Friday, 26th Jan 2017: Lecture by Dr. Asad Zaman, VC PIDE to students at University of Cambridge, Center of Development Studies for Religion & Development paper. 40 minute video recording of lecture on you-tube
Part 1: “What Is Spirituality?”: Modern Secular thought takes spirituality and religion to be diseases which affect weak minds not properly trained in the scientific method. Part I of this lecture explain why this view, which is based on positivist ideas, is seriously mistaken. OUTLINE of this lecture is given below
Separate Lecture Part 2:” What is Development” focusing on how spirituality affects how we think about development and how to achieve it.
- Standard Modern Answer
- Spirituality is a literary term, used to spice up poetry and novels.
- It is like Phlogiston, Unicorns, Ghosts, Souls, God
- It is one among many medieval beliefs, like flat Earth, which have been proven wrong.
- Why don’t we understand spirituality?
- Because we have been trained to think like Logical Positivists, EVEN though this philosophy has been proven wrong! Key wrong positivist beliefs:
- Unobservables do not matter for science
- Science explains the observable patterns. It may postulate things like atoms, gravity, but this is just for convenience. Existence of gravity is not part of scientific assertion.
- Kant: Thing-In-Itself is not knowable, not relevant for science. Wittgenstein: Wherof one cannot speak, thereof one must be silent. ALSO, The human body is best picture of the human soul (That is, observables matter, unobservables don’t)
- SCIENCE is the ONLY source of valid knowledge.
Max Weber wrote that “The fate of our times is characterized by rationalization and intellectualization, and, above all, by the ‘disenchantment of the world.’ Precisely the ultimate and most sublime values have retreated from public life …” The disenchantment of world leads to the modern view of the heart as merely a pump for circulation of blood. The ancients had deeper understanding; as Pascal said “The heart has its reasons, which reason does not know. We feel it in a thousand things. It is the heart which experiences God, and not the reason. This, then, is faith: God felt by the heart, not by the reason.” Elevation of the head above the heart has led to a loss of wonder at the myriad mysteries of creation which surround us, and also caused deep damage to human lives in many dimensions. As our Poet Laureate Allama Iqbal emphasized: “At the dawn of Judgment, Gabriel told me, Never accept hearts which are enslaved by the mind.” Read More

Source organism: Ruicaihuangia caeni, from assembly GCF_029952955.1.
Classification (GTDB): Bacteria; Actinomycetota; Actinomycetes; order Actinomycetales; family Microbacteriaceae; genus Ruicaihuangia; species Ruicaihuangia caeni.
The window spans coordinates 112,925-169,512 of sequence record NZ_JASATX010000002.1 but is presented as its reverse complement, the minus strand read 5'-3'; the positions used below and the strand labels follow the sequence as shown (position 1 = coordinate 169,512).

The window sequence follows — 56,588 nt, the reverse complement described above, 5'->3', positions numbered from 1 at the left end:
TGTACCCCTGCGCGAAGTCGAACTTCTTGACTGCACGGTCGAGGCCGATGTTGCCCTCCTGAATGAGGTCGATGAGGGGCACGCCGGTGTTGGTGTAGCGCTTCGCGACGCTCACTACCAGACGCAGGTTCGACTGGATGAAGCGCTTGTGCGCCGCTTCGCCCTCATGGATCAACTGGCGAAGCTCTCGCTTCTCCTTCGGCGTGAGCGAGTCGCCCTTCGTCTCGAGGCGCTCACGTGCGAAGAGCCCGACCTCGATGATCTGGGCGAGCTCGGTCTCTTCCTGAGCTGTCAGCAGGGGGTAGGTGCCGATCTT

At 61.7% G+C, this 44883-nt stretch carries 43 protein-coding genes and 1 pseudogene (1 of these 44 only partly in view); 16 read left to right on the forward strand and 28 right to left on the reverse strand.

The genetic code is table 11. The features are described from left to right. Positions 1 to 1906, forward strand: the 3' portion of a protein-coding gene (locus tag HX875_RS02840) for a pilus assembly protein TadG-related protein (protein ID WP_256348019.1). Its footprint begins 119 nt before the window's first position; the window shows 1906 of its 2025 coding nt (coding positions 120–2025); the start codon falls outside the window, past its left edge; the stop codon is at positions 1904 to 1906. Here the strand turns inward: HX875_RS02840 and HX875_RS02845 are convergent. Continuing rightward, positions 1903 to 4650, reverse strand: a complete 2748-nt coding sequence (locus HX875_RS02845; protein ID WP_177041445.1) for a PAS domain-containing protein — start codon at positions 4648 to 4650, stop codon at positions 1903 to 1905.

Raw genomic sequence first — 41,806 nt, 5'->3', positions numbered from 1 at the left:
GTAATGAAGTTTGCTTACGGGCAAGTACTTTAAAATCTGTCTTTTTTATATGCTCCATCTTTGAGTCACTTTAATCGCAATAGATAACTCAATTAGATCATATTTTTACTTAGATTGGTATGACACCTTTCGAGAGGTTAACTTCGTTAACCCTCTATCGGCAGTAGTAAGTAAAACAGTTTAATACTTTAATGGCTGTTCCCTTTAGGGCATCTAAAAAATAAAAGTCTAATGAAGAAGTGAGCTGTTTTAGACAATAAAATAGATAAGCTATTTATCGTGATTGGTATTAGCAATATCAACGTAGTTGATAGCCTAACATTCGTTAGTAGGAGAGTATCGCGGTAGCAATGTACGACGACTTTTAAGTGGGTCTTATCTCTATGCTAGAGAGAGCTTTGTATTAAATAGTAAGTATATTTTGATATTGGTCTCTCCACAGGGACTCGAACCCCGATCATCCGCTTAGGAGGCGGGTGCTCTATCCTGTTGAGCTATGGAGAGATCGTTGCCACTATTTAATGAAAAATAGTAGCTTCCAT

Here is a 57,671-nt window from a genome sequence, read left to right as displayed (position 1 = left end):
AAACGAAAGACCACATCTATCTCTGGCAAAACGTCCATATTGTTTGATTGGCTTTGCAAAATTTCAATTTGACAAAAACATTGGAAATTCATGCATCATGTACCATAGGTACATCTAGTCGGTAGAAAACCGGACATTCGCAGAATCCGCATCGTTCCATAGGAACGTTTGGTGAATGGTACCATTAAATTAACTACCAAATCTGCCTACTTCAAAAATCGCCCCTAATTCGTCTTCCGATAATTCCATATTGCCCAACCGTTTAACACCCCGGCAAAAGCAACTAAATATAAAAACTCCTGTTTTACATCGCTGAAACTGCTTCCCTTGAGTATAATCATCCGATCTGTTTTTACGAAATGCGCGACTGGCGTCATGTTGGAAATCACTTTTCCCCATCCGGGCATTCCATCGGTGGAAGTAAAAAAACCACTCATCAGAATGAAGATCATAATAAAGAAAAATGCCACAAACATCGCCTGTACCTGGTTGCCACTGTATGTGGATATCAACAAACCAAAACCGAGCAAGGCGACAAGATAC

The answer to this apparently simple question is surprisingly complex. This article can only provide a brief sketch. Early in the 20th century, about 90 per cent of Muslim lands were colonised. The two world wars substantially weakened the European powers, and enabled liberation movements to succeed all over the globe. At the time, there were two competing models for organising economies: capitalism and communism. Revolutions are driven by ideologies, and leading Islamic thinkers like Maududi and Baqir Al-Sadr offered a third alternative as the natural option for newly-liberated Muslim countries. They argued that Islam had its own distinct economic system, and this system was superior to both capitalism and communism. For reasons to be discussed, this idea of constructing a radical alternative to dominant economic systems was not realised in the post-colonial period.
Colonial educational systems had explicit goals to create a buffer between the rulers and the colonised, as described by Lord Macaulay in his famous Minute on Education: “We must at present do our best to form a class who may be interpreters between us and the millions whom we govern; a class of persons, Indian in blood and colour, but English in taste, in opinions, in morals, and in intellect.” These intermediaries were called ‘compradores’ in Latin America, Black Skins with White Masks(Frantz Fanon) in Africa, and Brown Skins with White Masks (Hamid Dabashi) in Asia. They ran the vast administrative and bureaucratic structures on behalf of the colonisers, and naturally came into power following independence. These compradores were trained to believe in the superiority of the colonisers, and to treat their heritage, ancestors and indigenous society with contempt. Plans for an Islamic economic system were put on the back burner as Islamic groups engaged in the struggle to wrest control from secularised and Westernised compradores. For complex sets of reasons, these struggles were unsuccessful and the compradore class succeeded in retaining power throughout the colonised lands.
Second generation pragmatists saw that the required revolution did not appear to be forthcoming. They abandoned the grand vision of the founders for a just and equitable alternative to both capitalism and communism. More limited goals were targeted. Instead of rejecting capitalist institutional structures, the new Islamic economics (nIE) attempted to tinker with capitalism in order to make it conform to Islamic principles. A popular formula for defining the subject became: nIE = Capitalism – Interest + Zakat.